Out Here On A Friday Night Where It all Began: A Theological Review

Hillsong Young & Free (Y&F) release their EP Out Here On A Friday Night Where It All Began on July 30 2021. This EP consists of seven tracks; six songs and one spoken introduction (Selah). The EP was reportedly "written over the course of Just one week" and collaborated with many of their own youth members. Laura Toggs, Global Youth Pastor and Y&F pioneer, says of the project, "Out Here On A Friday Where It Began’ is our youth gathered together and declaring the name of Jesus and making a statement that the church is alive and we’re here.” But why statements are they making?

In my previous post, I discussed the ability of Christian Worship Music (CWM) to influence the theology of a person (you can read it here). Scott Ellington observation of theology in worship music is worth stating again: "The Church expresses what it believes in worship even before these beliefs are studied or analyzed."[1] Christine Longhurst adds to Ellington's observation, "... in the face of increasing biblical illiteracy... song texts have traditionally been one of the key ways in which worshippers learn about their faith.”[3] Thus, both Ellington and Longhurst charge the songwriter with being a theologian as well.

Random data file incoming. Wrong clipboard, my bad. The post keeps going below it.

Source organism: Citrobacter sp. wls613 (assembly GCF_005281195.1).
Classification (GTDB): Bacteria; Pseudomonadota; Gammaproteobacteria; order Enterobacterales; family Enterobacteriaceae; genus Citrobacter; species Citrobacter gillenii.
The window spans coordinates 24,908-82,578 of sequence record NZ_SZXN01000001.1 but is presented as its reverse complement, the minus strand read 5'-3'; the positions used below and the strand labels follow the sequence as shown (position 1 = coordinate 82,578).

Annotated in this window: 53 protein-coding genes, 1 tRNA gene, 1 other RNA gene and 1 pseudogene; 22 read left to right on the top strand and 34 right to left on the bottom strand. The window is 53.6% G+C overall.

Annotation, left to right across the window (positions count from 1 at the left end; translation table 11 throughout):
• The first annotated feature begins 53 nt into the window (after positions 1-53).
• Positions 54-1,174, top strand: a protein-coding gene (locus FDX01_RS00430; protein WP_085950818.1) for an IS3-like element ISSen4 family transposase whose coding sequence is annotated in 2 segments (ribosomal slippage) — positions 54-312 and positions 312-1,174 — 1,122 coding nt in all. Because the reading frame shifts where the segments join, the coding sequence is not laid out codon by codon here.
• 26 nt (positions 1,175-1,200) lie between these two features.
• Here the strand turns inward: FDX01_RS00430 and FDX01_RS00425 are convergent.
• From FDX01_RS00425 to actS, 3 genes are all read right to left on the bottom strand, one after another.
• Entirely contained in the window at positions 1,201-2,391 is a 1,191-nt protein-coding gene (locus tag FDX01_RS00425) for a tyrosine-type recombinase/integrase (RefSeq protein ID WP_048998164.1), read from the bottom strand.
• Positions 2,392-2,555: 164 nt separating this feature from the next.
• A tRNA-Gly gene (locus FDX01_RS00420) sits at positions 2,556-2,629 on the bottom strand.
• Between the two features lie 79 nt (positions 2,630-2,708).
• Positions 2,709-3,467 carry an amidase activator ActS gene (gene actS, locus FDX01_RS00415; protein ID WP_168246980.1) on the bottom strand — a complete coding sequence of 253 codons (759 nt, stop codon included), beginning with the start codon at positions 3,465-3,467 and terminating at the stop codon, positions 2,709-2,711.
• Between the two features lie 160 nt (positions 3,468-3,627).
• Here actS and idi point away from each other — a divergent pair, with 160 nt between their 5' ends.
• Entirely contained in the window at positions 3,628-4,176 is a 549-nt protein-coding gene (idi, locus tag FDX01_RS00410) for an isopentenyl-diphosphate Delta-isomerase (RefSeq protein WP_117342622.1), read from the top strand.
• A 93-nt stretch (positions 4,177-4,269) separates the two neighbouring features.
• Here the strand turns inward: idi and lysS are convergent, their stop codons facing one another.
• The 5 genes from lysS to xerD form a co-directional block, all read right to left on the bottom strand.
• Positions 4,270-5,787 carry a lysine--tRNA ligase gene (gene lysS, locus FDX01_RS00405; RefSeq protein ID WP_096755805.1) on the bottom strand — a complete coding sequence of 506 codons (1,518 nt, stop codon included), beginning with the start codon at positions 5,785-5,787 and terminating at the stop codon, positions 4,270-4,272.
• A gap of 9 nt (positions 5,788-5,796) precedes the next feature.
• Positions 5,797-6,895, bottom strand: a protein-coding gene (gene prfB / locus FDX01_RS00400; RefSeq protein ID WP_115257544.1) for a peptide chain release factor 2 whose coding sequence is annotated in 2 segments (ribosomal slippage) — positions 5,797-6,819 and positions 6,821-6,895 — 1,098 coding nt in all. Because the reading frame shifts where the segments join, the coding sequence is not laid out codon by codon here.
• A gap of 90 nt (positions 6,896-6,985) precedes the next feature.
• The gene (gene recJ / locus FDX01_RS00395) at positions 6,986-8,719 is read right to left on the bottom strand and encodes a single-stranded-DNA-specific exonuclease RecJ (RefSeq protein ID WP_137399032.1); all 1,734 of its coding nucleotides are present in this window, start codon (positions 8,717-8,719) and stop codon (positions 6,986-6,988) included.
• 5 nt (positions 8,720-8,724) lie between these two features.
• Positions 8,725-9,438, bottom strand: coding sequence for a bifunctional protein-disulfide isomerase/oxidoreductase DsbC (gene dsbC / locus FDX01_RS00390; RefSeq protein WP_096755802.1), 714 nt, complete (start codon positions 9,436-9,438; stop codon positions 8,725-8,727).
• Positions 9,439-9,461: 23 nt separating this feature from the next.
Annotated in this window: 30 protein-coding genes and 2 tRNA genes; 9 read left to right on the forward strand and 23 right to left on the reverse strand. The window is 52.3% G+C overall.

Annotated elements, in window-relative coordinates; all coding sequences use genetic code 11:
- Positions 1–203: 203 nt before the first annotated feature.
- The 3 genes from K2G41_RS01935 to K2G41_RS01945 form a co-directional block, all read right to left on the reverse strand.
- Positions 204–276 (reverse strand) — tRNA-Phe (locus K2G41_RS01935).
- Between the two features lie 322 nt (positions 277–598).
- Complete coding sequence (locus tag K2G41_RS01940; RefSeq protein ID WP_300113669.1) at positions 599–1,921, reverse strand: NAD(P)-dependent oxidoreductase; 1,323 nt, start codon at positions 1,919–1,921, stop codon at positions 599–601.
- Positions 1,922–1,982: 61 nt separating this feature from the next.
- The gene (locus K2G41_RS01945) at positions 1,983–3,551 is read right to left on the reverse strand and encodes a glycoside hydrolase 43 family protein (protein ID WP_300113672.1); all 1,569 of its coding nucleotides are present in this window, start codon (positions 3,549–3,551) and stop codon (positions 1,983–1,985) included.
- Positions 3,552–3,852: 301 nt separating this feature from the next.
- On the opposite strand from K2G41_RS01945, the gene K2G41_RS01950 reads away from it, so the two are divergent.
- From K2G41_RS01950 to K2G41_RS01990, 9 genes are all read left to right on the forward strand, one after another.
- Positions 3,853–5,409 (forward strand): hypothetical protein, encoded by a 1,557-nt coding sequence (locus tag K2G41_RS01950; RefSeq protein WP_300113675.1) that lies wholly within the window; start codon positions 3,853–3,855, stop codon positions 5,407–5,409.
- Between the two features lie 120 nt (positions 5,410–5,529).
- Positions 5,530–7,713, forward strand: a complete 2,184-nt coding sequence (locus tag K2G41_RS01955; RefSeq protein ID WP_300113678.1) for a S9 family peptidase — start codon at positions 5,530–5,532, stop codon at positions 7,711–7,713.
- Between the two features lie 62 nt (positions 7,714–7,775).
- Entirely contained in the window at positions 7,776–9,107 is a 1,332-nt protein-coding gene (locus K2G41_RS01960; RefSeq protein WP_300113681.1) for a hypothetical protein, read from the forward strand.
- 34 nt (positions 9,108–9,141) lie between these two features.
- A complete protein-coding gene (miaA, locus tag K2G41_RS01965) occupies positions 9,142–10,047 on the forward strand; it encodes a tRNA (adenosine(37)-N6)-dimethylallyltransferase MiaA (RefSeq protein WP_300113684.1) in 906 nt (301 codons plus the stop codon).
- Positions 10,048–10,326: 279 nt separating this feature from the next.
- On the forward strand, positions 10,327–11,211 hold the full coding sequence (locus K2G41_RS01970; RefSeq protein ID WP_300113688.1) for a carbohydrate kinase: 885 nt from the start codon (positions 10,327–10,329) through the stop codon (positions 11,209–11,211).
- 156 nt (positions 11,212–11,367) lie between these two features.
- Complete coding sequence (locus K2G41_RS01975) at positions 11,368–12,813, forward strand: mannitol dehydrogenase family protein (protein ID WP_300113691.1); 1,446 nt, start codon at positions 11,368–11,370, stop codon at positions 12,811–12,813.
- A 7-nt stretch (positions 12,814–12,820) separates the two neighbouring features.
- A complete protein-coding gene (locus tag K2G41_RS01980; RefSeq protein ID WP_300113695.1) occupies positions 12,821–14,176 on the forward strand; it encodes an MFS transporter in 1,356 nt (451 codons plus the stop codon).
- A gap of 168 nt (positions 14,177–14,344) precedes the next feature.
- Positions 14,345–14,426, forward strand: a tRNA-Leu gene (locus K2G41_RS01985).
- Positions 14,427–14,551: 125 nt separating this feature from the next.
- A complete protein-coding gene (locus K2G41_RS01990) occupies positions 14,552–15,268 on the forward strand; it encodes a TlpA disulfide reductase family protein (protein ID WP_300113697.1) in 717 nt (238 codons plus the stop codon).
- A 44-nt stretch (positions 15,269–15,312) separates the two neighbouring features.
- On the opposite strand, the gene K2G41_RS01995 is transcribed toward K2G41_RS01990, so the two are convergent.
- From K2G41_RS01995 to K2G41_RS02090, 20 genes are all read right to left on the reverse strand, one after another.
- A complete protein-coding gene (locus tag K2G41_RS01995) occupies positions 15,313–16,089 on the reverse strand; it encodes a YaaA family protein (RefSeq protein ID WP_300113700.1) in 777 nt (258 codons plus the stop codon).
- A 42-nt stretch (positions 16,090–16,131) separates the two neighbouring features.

Ellington's and Longhurst's observations are particularly true in a youth ministry setting. An effective youth ministry would have young people attending who do not have a church background. In this case, many young people would be singing these songs without any prior knowledge of their themes.

This blog endeavours to critically analyse (1) the theological doctrine represented throughout the album; (2) the voice of the song (singular/individual or plural/corporate); (3) who the song is addressed to (Humanity: self or others; or the Godhead (Trinity): together (unspecified) or separate - God the Father, God the Son/Jesus/Christ or Holy Spirit; and (4) type of songs in relation to the Psalms.


This analysis was based primarily on the lyrics of the six songs of the EP and did not include Track 4 - Selah, which is a spoken introduction to the following song. The lyrics analysed were sourced from Hillsong's Lyric website (here). The lyrics were then categorised in Numbers.